Richard Bourgault

Graduating from Georgia Tech with a degree in Electrical Engineering, Richard began his Cost Segregation career working for Ernst & Morris Consulting, one of the very first firms to specialize in Cost Segregation.

In the CPA world, time is the biggest limiting factor in how much work you can take on, and how much money you can make. Doing an initial recovery period analysis for a cost segregation study can take a lot of time, but it doesn’t have to. 

Below, we’ll go into the details of what an initial recovery period analysis is, why you need it for cost segregation studies, and how you can do it much faster with SegStream.

cost segregation depreciation

What is an initial recovery period analysis?

The goal of performing a cost segregation study on your property is to break down each component and see what qualifies for an accelerated depreciation period. This is known as an initial recovery period analysis. During this analysis, components are broken down into the following categories:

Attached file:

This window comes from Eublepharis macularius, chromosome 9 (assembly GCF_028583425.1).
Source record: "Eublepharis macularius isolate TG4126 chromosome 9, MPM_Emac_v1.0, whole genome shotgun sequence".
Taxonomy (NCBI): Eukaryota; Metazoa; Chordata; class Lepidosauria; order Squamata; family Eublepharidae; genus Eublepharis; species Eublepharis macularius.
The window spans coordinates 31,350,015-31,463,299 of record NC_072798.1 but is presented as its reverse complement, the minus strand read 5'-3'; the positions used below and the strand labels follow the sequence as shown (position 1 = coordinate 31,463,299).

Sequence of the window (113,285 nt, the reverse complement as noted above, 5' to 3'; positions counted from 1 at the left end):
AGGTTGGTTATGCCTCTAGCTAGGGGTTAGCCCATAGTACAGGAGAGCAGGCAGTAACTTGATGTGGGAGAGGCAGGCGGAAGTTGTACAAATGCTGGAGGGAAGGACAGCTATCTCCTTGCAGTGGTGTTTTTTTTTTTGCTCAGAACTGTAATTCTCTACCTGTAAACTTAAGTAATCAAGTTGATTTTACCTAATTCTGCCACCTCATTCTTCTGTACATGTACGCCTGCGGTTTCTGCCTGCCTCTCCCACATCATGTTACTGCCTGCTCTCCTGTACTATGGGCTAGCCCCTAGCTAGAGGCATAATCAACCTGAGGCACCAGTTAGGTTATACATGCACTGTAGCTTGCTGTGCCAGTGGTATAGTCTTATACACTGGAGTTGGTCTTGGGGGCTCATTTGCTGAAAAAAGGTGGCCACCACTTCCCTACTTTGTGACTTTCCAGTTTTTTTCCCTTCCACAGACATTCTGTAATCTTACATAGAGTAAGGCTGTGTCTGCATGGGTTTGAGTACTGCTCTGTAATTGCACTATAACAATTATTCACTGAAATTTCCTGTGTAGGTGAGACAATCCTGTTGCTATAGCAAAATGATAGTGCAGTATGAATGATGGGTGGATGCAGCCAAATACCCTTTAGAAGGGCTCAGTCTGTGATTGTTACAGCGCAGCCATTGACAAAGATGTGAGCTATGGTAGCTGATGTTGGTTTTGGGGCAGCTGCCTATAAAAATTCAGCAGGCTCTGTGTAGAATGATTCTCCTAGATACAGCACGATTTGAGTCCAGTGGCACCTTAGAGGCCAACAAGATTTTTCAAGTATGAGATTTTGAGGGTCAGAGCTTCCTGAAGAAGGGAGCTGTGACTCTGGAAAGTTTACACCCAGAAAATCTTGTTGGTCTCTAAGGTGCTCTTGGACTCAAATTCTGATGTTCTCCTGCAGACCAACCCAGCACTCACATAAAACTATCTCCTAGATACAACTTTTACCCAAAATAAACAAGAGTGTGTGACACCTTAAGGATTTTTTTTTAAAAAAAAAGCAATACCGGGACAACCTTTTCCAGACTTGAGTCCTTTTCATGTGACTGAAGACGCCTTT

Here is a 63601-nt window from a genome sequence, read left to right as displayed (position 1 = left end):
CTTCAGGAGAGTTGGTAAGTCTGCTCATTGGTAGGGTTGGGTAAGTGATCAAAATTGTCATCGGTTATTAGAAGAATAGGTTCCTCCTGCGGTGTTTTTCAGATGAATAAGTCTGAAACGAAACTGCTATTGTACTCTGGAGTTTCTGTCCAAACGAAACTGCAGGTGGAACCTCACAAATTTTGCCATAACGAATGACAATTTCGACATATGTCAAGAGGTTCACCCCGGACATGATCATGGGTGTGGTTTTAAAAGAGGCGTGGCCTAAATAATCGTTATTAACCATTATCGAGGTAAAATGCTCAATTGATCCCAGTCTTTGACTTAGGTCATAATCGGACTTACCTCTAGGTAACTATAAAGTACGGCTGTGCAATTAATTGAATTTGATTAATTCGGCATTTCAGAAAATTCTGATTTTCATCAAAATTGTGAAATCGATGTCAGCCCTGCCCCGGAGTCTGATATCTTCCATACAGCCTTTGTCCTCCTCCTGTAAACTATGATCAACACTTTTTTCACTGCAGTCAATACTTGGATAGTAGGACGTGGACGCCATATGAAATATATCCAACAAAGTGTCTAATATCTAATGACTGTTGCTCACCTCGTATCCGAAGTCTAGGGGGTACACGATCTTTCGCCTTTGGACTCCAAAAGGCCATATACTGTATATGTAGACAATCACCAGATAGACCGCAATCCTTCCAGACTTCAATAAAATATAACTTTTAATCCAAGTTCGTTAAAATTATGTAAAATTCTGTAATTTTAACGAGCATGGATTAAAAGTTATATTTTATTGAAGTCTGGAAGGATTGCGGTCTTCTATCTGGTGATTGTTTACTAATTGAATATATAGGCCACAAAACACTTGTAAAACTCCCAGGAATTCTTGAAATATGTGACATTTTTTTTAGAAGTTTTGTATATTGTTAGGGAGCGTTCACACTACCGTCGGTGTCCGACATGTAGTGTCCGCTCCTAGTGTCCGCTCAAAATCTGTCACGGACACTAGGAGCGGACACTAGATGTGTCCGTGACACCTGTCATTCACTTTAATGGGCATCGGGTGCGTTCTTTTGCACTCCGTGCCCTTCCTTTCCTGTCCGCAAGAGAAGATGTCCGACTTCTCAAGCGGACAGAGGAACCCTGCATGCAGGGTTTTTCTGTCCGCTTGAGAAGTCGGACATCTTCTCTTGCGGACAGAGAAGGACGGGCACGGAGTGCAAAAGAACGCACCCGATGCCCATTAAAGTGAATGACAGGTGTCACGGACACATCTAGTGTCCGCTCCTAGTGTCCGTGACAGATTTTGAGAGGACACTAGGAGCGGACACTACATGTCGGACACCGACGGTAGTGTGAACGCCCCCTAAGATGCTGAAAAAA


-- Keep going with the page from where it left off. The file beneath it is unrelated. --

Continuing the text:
• Personal property (5 or 7-year depreciation period)
  • Land improvements (15-year depreciation period)
  • Standard/unimproved property and land (27.5 or 39-year depreciation period)

When you’re performing a cost segregation study, you will determine the value of every component of the property and put it in one of these buckets. For example, on residential property worth $5.75M, you might end up with $1.5M in personal property (5-year depreciation), $700k in land improvements (15-year depreciation), and $3.55M in the standard 27.5-year depreciation period for residential properties. This would result in significant tax savings for your client.

cost segregation depreciation

What’s most important about an initial recovery period analysis?

Each of these recovery periods has a particular dollar value associated with it but the relative values of each recovery period are more important than the dollar amount. We can use the percentages of the total property value within each recovery period to look at the relative values. For example, you might end up with: